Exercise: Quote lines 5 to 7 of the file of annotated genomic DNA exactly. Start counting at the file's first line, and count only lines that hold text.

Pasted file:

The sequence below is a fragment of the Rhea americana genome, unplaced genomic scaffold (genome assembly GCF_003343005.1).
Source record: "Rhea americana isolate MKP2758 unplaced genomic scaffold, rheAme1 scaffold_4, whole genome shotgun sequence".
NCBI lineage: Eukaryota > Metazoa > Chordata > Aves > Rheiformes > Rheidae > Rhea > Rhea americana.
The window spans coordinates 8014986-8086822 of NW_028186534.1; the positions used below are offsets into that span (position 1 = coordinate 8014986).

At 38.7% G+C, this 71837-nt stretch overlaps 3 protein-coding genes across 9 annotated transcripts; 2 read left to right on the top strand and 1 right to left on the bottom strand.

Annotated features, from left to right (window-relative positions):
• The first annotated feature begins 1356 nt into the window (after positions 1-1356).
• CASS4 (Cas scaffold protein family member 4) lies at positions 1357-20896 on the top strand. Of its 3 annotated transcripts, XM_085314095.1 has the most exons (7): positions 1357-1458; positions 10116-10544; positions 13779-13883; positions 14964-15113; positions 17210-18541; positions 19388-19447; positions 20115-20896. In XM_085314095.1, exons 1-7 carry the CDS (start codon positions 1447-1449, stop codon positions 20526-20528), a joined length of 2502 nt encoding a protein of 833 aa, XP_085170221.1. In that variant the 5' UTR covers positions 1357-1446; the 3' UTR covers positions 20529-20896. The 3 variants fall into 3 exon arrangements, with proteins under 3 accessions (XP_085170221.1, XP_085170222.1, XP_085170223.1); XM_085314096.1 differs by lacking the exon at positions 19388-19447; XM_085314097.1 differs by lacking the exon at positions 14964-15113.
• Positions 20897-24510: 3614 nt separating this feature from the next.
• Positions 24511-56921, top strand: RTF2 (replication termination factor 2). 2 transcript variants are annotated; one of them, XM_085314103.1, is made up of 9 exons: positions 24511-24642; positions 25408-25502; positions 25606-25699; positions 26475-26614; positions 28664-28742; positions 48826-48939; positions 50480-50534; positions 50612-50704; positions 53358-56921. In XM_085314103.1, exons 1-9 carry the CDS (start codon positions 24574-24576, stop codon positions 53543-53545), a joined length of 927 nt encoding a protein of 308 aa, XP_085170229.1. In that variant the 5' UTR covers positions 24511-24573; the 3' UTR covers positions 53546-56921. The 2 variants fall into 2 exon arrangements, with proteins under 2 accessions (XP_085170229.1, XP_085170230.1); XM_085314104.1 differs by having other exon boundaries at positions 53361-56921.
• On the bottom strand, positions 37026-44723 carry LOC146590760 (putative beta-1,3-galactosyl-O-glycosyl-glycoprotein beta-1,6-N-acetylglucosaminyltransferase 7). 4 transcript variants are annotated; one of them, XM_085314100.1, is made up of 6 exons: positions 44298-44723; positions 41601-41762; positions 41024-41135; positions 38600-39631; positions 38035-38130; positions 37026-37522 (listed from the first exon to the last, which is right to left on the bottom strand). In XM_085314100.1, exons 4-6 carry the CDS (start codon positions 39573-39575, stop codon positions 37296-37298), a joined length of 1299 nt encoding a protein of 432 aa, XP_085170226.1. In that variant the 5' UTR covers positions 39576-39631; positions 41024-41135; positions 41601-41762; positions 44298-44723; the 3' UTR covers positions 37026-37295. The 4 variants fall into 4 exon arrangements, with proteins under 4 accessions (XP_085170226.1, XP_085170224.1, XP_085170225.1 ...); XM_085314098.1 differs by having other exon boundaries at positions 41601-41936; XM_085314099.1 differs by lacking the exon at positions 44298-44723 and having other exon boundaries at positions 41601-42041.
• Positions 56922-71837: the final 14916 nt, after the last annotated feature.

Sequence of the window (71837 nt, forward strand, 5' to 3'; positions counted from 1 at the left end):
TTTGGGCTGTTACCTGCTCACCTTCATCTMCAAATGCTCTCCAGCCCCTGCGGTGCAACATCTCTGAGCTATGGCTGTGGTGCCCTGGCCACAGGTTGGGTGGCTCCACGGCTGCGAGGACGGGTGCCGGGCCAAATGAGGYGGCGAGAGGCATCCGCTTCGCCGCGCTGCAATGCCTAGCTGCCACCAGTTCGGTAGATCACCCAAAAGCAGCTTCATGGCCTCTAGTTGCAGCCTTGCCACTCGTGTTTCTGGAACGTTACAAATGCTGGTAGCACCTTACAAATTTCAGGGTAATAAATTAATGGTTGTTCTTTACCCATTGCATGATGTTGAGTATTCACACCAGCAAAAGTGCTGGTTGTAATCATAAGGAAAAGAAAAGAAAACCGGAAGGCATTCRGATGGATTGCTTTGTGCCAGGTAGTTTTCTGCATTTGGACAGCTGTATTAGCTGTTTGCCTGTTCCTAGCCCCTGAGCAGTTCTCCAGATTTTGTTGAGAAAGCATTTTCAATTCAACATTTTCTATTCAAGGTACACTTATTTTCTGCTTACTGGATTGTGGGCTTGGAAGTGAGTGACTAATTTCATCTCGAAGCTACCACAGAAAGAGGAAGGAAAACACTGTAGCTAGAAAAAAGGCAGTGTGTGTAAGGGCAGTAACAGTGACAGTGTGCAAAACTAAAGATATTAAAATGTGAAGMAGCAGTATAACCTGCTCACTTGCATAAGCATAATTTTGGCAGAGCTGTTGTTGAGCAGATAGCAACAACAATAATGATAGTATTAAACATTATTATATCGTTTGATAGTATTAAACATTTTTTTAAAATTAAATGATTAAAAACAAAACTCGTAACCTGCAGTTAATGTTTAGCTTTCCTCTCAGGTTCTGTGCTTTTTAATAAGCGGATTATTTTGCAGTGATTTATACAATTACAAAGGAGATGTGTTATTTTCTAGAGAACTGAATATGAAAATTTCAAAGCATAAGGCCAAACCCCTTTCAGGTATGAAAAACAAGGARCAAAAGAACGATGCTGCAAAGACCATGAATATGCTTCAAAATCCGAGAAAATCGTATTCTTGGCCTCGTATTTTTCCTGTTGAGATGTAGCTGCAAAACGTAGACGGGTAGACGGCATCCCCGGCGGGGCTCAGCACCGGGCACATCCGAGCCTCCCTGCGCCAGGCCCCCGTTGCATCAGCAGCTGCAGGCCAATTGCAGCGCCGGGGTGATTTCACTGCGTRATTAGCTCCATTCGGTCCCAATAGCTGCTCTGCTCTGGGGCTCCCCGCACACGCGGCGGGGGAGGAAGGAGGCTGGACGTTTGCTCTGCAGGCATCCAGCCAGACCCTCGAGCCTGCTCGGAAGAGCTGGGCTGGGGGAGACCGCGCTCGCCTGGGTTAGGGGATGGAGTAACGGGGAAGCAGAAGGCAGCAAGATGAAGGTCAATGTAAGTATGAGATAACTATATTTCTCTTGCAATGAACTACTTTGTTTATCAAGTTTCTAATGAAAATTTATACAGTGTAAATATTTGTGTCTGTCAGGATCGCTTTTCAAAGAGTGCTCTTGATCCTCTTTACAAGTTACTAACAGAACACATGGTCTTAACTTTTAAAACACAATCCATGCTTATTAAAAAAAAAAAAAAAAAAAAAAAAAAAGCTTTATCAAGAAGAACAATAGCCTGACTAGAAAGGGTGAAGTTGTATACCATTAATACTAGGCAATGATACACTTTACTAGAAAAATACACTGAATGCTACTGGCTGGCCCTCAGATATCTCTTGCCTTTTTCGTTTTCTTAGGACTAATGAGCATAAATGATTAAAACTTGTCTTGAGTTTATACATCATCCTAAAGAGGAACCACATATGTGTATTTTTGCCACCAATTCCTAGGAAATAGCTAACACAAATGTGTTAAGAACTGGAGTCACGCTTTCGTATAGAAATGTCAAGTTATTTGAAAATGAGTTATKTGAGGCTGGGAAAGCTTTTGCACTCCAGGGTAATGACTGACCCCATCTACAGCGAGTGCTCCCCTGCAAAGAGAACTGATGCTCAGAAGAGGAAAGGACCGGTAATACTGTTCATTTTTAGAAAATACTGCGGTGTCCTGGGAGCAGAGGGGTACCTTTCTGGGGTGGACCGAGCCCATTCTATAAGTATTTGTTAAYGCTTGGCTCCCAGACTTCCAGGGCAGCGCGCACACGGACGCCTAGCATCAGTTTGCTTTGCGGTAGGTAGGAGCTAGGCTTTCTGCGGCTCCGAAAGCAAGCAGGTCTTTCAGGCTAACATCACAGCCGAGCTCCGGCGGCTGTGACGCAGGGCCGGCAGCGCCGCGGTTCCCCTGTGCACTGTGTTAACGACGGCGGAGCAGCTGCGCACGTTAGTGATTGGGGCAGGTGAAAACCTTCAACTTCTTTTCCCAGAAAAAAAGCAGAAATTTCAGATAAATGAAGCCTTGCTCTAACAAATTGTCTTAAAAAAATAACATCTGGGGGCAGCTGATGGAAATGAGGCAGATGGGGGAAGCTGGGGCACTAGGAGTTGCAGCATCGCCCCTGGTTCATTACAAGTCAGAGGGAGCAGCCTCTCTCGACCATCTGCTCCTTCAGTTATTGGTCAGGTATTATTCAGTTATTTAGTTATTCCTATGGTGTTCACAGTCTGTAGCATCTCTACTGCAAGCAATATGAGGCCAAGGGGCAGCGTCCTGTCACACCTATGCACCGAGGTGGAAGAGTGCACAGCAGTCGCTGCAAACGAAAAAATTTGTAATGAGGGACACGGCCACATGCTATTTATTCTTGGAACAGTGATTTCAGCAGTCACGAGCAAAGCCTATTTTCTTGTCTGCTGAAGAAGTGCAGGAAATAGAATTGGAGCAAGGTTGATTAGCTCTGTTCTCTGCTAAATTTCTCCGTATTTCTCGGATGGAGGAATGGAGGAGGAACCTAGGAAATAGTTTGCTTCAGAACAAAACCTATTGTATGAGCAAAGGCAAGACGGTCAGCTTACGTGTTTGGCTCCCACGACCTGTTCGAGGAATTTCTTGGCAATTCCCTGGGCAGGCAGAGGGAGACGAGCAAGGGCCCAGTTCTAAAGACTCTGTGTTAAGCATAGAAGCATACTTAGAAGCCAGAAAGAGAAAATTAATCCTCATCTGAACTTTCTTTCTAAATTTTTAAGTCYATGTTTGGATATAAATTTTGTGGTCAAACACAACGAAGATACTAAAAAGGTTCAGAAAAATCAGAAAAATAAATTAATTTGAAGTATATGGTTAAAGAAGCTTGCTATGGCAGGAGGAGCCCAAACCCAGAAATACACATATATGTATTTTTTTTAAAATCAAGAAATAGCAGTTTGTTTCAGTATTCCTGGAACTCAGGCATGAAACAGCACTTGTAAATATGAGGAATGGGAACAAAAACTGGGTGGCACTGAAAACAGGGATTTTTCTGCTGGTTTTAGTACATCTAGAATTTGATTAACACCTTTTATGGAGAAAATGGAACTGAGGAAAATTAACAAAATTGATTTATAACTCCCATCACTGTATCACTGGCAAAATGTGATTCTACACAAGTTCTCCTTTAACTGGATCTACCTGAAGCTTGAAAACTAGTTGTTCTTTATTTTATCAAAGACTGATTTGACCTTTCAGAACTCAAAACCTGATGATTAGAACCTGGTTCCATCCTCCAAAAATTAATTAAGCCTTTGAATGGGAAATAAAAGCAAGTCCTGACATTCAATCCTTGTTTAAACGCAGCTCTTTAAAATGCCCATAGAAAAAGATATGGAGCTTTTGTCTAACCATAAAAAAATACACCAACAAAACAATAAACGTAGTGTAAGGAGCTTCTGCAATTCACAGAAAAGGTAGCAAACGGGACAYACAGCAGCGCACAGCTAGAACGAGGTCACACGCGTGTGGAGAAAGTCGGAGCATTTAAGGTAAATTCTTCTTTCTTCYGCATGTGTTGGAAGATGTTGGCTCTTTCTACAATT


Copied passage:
At 38.7% G+C, this 71837-nt stretch overlaps 3 protein-coding genes across 9 annotated transcripts; 2 read left to right on the top strand and 1 right to left on the bottom strand.

Annotated features, from left to right (window-relative positions):
• The first annotated feature begins 1356 nt into the window (after positions 1-1356).